UPDATES: From the ice
Dr. Geoff Wilson has long been fascinated with the extremes of human endurance and in this solo journey across Antarctica. He intends to break the current record of 5,200 km for the ‘longest solo unsupported polar journey’ in human history crossing the coldest naturally occurring point on planet Earth, the summit of Dome Argus. No human has climbed Dome Argus on foot, a true adventure first.
It is finished.
I’d just taken 13 gruelling hours to get through the mountain region below Thorshammer, dropping from 9,000 feet to 4,500 feet over 56km. I set camp at 6pm. Did the blog, ate, rested my feet and occasionally checked my windsock outside. Northeast, this is what had stopped me in my tracks rather than press on to Novo 103km away. My route was bound by crevassing and the known crevasse free path was to the Northeast. I needed a windshift. I called Sarah and while we connected I casually checked my windsock once more. 8pm and there had been another miracle. Southeast. My body screamed “no” but my mind sensed an urgency for me to go immediately. Sarah agreed saying my catlike 6th sense for these things was generally right. By 10pm I was moving, big kite, slowly bearing me northeast on a hard upwind tack with two heavy sleds and now some deep snow. It was left foot dominant for 35km. The foot was excruciatingly painful but I had to tack upwind and there was no easy way to do it. My map review in the tent had showed a three leg course to Novo. Simply a 35km upwind NE […]
After a 7 hour sleep I was recharged and even my left foot got into the boot without to much complaint. My first tricky job was either to kite or manhaul the sleds through the gap behind Thorshammer as the monolith was blocking the easterly wind. In the end I used a combination and finally got into relatively clean air. I was then on the edge of a huge escarpment looking down on the mountains of Ulvettana and Queen Maudsland many unnamed peaks. The Somo Veken glacier is grand and enormous. I had 24 exact waypoints to follow between me and Novo to keep me out of crevasses. The air was warm, -18c, conditions pleasant as I removed layers for the first time in 57 days! The views today just took my breath away and whilst it was a gruelling day I constantly stopped and pinched myself, so grateful. The air in the mountains is always “dirty”, meaning it ebbs, flows, and gusts. The first downslope I was reminded the hardest. The little 11m kite had done a great job getting me away from Thorshammer but a massive gust hit us halfway down the first escarpment. The kite initially collapsed, […]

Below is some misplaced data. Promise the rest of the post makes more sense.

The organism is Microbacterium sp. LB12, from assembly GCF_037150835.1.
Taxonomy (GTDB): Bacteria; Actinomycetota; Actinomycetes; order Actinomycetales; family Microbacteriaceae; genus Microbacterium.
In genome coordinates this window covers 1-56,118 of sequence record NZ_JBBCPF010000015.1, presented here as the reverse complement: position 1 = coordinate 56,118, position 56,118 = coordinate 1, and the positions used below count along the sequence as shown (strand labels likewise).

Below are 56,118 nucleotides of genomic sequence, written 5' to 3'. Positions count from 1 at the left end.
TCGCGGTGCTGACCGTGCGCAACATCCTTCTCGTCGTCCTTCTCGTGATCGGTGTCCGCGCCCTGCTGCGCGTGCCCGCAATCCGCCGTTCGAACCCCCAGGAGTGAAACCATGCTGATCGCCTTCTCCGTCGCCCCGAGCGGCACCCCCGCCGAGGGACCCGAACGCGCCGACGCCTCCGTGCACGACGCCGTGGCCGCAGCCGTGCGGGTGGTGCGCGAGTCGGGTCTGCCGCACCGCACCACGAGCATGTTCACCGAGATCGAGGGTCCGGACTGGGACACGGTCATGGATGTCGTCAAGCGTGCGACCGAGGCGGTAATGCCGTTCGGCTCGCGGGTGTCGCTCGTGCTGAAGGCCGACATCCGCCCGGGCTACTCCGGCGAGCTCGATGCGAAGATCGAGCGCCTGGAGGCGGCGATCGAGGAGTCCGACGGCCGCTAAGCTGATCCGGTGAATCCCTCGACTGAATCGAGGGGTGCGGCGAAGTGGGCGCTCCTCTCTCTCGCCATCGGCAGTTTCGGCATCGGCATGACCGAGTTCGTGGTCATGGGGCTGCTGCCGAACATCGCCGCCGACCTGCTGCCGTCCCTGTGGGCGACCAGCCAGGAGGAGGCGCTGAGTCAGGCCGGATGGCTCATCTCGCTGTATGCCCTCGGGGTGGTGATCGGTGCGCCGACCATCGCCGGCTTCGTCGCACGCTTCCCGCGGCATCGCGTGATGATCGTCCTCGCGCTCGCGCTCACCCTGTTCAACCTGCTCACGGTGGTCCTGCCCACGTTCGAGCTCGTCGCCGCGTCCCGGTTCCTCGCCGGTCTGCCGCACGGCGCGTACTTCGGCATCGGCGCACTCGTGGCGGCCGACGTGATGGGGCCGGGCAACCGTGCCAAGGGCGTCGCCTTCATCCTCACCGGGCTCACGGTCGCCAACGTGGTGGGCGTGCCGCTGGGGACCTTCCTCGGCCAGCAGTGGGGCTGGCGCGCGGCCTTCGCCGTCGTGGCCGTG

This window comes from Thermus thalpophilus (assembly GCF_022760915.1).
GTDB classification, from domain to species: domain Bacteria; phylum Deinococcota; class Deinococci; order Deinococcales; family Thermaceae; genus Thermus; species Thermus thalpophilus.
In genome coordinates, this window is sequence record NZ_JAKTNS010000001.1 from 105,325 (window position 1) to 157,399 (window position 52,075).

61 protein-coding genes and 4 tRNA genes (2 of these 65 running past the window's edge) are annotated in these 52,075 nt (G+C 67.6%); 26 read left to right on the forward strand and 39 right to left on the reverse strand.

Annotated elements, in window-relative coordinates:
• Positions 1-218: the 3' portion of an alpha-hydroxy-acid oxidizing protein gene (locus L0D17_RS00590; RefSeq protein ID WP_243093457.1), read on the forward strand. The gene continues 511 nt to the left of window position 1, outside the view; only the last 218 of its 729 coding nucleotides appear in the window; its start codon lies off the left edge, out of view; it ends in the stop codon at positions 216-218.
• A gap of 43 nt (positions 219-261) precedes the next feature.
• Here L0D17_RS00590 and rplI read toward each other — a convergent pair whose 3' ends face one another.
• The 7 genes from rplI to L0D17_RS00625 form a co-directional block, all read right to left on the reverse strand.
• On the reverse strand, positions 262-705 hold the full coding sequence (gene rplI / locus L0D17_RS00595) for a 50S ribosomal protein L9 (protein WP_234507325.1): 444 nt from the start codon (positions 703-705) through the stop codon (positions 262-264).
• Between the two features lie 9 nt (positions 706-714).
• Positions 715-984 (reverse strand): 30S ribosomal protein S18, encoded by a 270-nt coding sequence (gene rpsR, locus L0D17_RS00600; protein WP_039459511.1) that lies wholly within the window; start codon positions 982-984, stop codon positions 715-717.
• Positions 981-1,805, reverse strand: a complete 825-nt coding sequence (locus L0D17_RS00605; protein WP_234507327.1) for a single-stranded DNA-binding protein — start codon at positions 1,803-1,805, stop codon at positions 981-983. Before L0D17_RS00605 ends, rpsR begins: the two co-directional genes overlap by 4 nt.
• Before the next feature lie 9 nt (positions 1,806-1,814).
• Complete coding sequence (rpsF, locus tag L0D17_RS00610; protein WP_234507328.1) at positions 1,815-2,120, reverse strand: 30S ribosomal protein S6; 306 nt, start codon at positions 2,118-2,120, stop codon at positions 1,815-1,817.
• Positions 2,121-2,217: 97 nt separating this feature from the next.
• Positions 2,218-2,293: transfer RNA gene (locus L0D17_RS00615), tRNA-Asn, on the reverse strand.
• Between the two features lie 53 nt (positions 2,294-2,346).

The forecast was for the wind to become unfavourable for a run at Thorshammer from camp 55 from midday. The last thing I felt like doing after 208 km yesterday was a short sleep and go again. However I was keen to ride this wind to the nth degree, if I’d known what the terrain was to be like I would have taken a rest day! Midnight the alarm went off, I snoozed once then had “breakfast” and got moving. The wind was a lot lighter, and I made slow progress initially. Then a snow mist or fog came in and I was blind, falling a lot as you couldn’t see the ice surface. I dropped to a storm kite, slowed down and did a bit better. Then it cleared and the wind doubled in strength. For a while I made good miles on good ice. 80km out from Thorshammer, the ice condition worsened. Bang, bang, my knees felt as they were full of ground glass and my left foot complained bitterly as well. I pressed on. 62km out the first Antarctic Rim mountains showed their peaks. This was an exciting moment. I realised it had been 55 days since […]